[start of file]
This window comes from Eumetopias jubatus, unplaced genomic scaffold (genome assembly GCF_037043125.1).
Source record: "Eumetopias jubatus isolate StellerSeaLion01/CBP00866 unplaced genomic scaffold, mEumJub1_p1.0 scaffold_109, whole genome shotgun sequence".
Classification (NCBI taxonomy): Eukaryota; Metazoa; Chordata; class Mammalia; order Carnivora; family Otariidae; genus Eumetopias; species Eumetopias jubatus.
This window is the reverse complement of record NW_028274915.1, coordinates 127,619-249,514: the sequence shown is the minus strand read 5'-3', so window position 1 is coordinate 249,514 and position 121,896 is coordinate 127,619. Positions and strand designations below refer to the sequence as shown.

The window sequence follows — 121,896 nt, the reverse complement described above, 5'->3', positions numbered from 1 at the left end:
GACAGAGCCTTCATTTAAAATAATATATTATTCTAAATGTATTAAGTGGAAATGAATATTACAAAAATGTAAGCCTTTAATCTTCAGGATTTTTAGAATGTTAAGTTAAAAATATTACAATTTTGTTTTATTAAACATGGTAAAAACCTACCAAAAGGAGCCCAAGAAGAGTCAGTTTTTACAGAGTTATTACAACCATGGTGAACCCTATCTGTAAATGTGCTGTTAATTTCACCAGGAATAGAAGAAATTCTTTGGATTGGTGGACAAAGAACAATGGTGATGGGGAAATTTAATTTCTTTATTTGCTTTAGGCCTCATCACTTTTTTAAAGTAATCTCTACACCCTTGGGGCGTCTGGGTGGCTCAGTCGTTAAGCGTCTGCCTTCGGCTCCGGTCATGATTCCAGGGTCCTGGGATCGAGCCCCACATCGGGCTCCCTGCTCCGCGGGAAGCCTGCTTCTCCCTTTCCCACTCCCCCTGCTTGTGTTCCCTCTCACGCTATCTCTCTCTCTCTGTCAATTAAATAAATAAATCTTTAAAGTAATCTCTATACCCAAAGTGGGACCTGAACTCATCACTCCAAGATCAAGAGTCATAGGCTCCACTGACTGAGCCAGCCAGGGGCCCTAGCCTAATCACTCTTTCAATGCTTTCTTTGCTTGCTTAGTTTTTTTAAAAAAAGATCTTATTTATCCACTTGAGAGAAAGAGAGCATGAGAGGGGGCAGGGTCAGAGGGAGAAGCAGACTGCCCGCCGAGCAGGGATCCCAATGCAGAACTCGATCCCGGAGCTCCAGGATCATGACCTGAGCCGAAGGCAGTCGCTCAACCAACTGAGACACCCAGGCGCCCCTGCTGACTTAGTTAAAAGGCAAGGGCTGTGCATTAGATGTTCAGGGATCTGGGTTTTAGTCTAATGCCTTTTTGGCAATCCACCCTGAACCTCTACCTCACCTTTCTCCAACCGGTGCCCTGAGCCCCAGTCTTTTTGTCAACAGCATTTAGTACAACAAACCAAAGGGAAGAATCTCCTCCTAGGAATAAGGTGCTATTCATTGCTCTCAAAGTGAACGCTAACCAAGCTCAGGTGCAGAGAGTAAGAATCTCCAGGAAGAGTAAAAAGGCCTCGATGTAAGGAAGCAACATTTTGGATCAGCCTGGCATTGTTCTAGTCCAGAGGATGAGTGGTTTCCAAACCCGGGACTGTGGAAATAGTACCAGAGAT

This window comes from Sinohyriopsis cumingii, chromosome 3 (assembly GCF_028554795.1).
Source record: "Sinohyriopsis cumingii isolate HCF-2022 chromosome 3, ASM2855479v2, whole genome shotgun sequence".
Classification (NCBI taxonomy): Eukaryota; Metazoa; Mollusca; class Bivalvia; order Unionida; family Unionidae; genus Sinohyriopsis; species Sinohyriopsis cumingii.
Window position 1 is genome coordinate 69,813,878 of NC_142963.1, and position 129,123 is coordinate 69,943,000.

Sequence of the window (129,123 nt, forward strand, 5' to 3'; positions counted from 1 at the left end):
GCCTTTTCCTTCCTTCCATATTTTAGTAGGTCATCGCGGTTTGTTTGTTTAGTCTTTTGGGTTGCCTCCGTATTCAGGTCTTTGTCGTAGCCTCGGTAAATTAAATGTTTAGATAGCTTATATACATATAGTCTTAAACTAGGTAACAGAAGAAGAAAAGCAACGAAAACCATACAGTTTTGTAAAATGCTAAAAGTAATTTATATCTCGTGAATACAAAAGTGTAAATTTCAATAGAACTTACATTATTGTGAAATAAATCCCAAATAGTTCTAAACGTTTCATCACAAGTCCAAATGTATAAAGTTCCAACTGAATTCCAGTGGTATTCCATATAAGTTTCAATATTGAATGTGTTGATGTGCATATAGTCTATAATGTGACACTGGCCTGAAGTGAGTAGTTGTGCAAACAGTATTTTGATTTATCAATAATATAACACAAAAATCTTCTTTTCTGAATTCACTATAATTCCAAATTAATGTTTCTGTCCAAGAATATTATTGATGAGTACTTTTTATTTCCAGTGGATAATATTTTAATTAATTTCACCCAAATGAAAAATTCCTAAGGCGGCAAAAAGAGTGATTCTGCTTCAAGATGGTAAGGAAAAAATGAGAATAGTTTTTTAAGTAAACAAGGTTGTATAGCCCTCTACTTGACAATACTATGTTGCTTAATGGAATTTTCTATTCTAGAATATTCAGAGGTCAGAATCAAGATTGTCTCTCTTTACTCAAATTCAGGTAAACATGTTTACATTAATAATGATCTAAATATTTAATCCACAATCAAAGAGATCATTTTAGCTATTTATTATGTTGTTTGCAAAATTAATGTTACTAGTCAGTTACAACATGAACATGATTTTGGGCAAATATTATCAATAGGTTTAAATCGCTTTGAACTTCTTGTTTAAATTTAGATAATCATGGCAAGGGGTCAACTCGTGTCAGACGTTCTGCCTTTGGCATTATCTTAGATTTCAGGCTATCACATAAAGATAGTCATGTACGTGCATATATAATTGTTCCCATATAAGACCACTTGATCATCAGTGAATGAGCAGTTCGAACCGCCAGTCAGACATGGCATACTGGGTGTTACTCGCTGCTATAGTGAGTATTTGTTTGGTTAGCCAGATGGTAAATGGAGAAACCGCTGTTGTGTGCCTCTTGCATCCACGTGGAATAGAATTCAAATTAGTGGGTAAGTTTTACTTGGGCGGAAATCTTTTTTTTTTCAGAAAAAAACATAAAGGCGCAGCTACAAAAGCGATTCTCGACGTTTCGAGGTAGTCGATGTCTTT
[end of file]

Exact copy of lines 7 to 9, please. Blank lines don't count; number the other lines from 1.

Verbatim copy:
This window comes from Sinohyriopsis cumingii, chromosome 3 (assembly GCF_028554795.1).
Source record: "Sinohyriopsis cumingii isolate HCF-2022 chromosome 3, ASM2855479v2, whole genome shotgun sequence".
Classification (NCBI taxonomy): Eukaryota; Metazoa; Mollusca; class Bivalvia; order Unionida; family Unionidae; genus Sinohyriopsis; species Sinohyriopsis cumingii.